On this basis, Western University has developed the first CCUS fellowship. The impetus of our fellowship program arose organically from the recognized need to groom future faculty and national leadership in the expanding sub-specialty of CCUS. We designed broad professional competencies by amalgamating the suggestions from EM literature and CCUS consensus recommendations, shown in the Table. Technical proficiency, educational leadership, quality assurance, administration, and research form the cornerstones of the program.
Educational, academic, and administrative leadership is vital to the instantiation of a CCUS program. Indeed, a single expertly trained individual carried the Western University program from conception through to curriculum design, resource development, workshop implementation, integration of quality assurance, and initiation of a formal CCUS rotation. With 40 senior residents per year completing dedicated rotations in CCUS, and nearly 4000 CCUS studies archived and over-read each year, Western University’s intensive care unit offers a unique environment in North America for CCUS training and dissemination.5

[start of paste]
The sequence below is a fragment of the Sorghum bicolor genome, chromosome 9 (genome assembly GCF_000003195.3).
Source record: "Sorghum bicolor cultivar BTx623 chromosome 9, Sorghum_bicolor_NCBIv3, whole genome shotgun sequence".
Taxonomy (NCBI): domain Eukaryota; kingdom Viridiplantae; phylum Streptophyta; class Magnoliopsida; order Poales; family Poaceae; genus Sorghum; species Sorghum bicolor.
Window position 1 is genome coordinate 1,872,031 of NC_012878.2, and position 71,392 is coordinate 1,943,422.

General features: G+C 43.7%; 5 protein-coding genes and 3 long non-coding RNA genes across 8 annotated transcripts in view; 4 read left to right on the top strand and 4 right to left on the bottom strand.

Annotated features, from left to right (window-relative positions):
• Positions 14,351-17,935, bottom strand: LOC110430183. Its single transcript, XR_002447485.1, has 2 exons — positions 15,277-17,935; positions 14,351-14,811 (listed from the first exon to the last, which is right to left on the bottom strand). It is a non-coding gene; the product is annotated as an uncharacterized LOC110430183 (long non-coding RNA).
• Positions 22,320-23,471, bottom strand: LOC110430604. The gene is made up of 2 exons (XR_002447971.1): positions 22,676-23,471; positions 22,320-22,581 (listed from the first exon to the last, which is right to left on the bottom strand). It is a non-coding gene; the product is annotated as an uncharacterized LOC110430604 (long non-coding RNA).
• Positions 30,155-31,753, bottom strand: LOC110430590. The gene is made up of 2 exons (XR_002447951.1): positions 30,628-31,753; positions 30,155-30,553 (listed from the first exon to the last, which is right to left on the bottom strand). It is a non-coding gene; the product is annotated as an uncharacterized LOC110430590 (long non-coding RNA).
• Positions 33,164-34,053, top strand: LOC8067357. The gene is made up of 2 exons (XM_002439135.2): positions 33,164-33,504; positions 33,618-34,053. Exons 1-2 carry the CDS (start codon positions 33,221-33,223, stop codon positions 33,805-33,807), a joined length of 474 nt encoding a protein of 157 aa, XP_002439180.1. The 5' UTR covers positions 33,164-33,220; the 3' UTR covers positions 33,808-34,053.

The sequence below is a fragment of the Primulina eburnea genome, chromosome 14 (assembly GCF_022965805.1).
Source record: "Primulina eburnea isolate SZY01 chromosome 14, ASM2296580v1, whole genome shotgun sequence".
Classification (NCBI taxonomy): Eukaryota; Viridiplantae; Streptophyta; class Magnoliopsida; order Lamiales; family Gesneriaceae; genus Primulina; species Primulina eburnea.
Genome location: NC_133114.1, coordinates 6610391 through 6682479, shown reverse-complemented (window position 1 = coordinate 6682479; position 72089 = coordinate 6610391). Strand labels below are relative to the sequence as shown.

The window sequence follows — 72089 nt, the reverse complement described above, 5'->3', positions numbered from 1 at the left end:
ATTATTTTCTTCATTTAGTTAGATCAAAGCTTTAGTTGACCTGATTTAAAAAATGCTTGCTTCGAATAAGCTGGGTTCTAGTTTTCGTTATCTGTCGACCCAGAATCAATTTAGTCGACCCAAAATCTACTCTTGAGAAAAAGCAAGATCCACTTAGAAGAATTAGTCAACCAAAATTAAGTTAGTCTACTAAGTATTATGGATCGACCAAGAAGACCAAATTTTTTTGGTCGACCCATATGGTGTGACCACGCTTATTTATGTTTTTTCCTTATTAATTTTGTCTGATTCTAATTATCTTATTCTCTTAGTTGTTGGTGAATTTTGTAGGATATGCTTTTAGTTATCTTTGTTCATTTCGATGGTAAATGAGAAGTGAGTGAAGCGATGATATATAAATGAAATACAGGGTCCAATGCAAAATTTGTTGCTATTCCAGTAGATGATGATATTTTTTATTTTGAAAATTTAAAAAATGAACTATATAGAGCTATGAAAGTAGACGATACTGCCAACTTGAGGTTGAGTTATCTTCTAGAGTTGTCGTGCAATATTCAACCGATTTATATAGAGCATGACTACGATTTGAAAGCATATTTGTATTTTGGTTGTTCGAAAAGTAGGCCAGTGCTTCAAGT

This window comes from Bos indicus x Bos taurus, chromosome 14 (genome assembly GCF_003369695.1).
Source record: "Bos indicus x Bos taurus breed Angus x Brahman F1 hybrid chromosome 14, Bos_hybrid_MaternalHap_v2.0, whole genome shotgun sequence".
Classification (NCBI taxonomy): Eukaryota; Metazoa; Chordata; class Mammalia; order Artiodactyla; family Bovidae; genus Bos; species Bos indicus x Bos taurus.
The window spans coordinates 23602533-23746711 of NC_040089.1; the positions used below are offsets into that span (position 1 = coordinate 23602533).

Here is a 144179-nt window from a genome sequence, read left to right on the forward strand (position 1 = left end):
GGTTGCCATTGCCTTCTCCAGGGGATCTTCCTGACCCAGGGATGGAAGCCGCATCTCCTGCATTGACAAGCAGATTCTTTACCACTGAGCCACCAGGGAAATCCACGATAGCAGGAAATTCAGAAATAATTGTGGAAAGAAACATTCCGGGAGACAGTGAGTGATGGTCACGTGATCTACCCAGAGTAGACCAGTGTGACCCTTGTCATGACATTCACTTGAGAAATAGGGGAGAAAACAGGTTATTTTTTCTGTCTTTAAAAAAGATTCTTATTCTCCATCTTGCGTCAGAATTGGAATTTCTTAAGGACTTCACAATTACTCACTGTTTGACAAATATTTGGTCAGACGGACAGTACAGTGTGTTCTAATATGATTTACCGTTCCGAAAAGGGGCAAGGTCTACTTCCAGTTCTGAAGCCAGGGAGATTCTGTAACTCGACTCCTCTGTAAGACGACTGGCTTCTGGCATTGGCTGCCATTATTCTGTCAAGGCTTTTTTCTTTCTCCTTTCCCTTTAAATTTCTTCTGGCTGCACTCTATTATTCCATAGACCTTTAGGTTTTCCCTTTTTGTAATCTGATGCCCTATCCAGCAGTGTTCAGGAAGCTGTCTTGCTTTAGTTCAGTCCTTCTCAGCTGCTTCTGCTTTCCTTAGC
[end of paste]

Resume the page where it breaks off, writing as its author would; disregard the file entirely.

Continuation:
Our proposed fellowship model could accommodate either six or 12 months’ duration of training, with 12 months permitting a larger variety and volume of ultrasound studies. Our CCUS fellowship will equip its graduates to perform CCUS expertly themselves, lead scholarly work, and, eventually, complete the pedagogical lifecycle and establish CCUS training and fellowship programs at other sites. Although CCM is most prepared to take advantage of this fellowship and was the original intent, consideration is made for other specialties, where interest and need for ultrasound champions are greatest, including internal medicine and anesthesia.
As other specialties such as internal medicine, anesthesiology, general surgery, and hospital medicine begin seeking similar ultrasound training, how we in critical care address our training needs will be followed closely. A dialogue between CCUS experts and educational stakeholders may promote consensus and the subsequent formation of CCUS fellowship standards. Through such fellowships, we may finally meet the standard of CCUS training that worldwide critical care societies established nearly ten years ago.
Conflicts of interest
Dr. Arntfield is an educational consultant for Fujifilm Sonosite, Inc.
This submission was handled by Dr. Gregory L. Bryson, Deputy Editor-in-Chief, Canadian Journal of Anesthesia.
- 5.Arntfield RT. The Utility of remote supervision with feedback as a method to deliver high-volume critical care ultrasound training. J Crit Care 2015; 30: 441.e1-6.Google Scholar